The Dominican Republic raised the ire and eyebrows of the world last September when it instituted a new law that retroactively denationalized approximately 210,000 people born in the country since 1929, on the grounds that their parents were not properly registered with the government.  The law primarily affects people of Haitian descent, and is the most recent manifestation of antihaitianismo, the racist ideology of Dominican supremacy that has a long, bloody history of murder and dispossession of the Haitian minority.

International tribunals and human rights organizations were aghast at the humanitarian implications of the new law, which would deprive children of the right to attend school, and deny civil rights to many thousands of people who had been born and raised in the Dominican Republic.  Kerry Kennedy, of the RFK Center for Justice and Human Rights, called the Dominican high court’s affirmation of the law’s constitutionality “one of the most discriminatory rulings ever made by a superior tribunal.”  And the UN High Commissioner for Human Rights labeled the ruling “disastrous.”

Bowing to international pressure, the Dominican Republic this May passed a new Naturalization Law which restores citizenship to some 25,000 Dominicans of Haitian descent who had in fact been enrolled in the National Registry.  But the law still leaves many tens of thousands of people who were born in the Dominican Republic effectively stateless.  International observers universally regard the new Dominican law as a cynical ploy to regain standing in the eyes of the world.

Senator Espaillat is a willing puppet in the Dominican Republic’s PR charade.  Meeting on Monday, June 2 with President Danilo Medina, Espaillat praised the new law, saying that it had put a “human face” (una cara humana) on the original legislation.  Furthermore, Espaillat is reported to have said that official Dominican policy regarding denationalized Dominicans of Haitian descent “should serve as an example for many countries today discussing immigration reform (debería servir de ejemplo para muchos países que hoy discuten reformas migratorias.)"  Espaillat posted this article to his Twitter account, and appears not to have any problems with its accuracy.

The Dominican Republic dedicated this week to propounding its humanity.  Ambassador to the US Anibal de Castro penned an editorial praising the DR’s commitment to justice, and the Dominican representative to the Organization of American States staged a photo-op where he presented the OAS Secretary-General with a copy of the new law.  Senator Espaillat appears to have been part of the road show: his trip to Santo Domingo does not seem to have had any other purpose other than to give cover to the Dominican government’s legislative mockery of the rights of man.

Imagine if the United States decided to retroactively withdraw birthright citizenship from anyone whose parents were undocumented, back to 1929, and then regard such people as ineligible to attend school, obtain work authorization, get travel documents, or register the births of their children.  That is precisely the situation for as many as 180,000 Dominicans of Haitian descent in the Dominican Republic today.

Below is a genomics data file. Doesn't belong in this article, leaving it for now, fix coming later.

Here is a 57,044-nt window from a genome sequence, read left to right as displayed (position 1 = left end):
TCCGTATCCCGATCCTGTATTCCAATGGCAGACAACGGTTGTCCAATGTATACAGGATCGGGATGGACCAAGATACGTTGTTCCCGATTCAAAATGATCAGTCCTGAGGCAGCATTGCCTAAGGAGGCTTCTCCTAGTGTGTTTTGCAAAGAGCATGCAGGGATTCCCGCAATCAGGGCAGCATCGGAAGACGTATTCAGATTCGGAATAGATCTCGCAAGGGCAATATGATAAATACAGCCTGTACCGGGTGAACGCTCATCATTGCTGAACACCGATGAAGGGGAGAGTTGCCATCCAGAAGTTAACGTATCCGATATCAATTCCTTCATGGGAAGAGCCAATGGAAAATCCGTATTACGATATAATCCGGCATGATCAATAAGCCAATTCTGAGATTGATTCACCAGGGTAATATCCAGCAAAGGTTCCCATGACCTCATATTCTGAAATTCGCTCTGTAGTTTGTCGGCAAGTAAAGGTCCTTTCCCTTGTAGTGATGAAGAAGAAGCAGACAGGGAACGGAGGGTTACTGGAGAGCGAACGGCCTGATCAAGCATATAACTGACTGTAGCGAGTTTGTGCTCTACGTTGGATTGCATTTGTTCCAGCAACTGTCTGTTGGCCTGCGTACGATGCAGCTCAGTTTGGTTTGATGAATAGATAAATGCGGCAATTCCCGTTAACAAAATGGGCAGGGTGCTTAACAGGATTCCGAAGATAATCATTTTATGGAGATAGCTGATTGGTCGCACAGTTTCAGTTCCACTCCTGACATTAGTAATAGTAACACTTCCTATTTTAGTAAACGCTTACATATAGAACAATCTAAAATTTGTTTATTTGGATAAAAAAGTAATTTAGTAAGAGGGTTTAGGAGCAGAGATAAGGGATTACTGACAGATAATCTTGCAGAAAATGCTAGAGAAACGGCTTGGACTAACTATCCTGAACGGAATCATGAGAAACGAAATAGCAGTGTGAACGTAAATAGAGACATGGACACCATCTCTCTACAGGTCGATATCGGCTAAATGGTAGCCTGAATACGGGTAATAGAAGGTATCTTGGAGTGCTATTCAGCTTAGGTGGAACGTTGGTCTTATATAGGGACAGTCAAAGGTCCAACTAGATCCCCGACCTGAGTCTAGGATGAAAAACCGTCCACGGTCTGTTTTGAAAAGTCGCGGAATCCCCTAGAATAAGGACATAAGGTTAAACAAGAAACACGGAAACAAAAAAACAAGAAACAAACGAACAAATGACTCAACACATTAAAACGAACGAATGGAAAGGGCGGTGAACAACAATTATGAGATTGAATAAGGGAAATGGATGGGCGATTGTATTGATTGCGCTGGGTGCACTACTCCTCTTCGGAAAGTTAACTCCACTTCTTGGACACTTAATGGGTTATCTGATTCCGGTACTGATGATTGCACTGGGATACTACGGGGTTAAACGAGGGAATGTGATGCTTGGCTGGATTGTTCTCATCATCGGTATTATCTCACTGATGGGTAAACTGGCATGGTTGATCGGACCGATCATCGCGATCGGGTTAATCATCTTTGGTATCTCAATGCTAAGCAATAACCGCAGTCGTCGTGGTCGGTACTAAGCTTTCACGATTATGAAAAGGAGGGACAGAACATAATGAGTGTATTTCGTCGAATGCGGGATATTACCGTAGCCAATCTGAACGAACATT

It is grotesque that Adriano Espaillat, who has made a great deal of noise as a defender of the rights of undocumented immigrants to the United States, was happy to take time out of his run for Congress in order to heap praise on an egregious, racist law with untold human cost.

UPDATE: It is has been brought to my attention that Rep. Charles Rangel also supports DR Law 169-14, and took a picture with President Danilo Medina, smiling and congratulating him.  It has never been the position of City Council Watch that Congressman Rangel was a better choice than Adriano Espaillat...the two of them seem pretty odious.

Laurie Cumbo Stands up for Motorcycle Crews

Last time Councilmember Laurie Cumbo made the news, she was defending the hurt feelings of people of who beat up strangers on the street, on the grounds that they suffer justified “resentment” against “Jewish landlords.”

Now, CM Cumbo has found a new constituency to represent: motorcycle crews that stage drag races, rev their engines loudly and pointlessly, and otherwise perform dangerous stunts.

Yesterday the Council voted on a package of legislation in support of Mayor de Blasio’s “Vision Zero” plan, which is meant to eliminate traffic-related deaths in New York City.  Most of the bills passed with either near or total unanimity, and their scope, despite the revolutionary rhetoric of Council leadership, is fairly noncontroversial: establishing work zones on bridges, fifty dollar fines for failure to yield right-of-way to pedestrians, etc.

Intro 167, a law “in relation to prohibiting certain stunt behavior with vehicles,” expands existing rules forbidding drag racing to include obnoxious driving tricks such as pulling “donuts,” “burning out” after spinning the back wheels, and popping “wheelies”…all the stuff that fans of the “Fast and Furious” franchise think makes for a great weekend, but which doesn’t fit the “Vision Zero” image of the city as a place where no one gets hurt, ever.  The law prescribes a maximum punishment of sixty days in jail and a $600 fine for a first offense.

Laurie Cumbo nonplussed her colleagues when she voted against Intro 167 on the grounds that motorcycle “club culture” is popular in her Fort Greene neighborhood, and that the law would (unfairly?) criminalize an enjoyable activity.  

We may recall that the last time New York heard about motorcycle club culture, it was when a crew of several dozen bikers chased a SUV up the West Side Drive last September, beating up the driver near the GW Bridge bus terminal following his unsuccessful attempt to escape the gang after a minor fender-bender.  The biker club culture was held in such contempt after this incident that Councilmember Julissa Ferreras fired a member of her staff who commented, on her personal Facebook page, in support of one of the riders.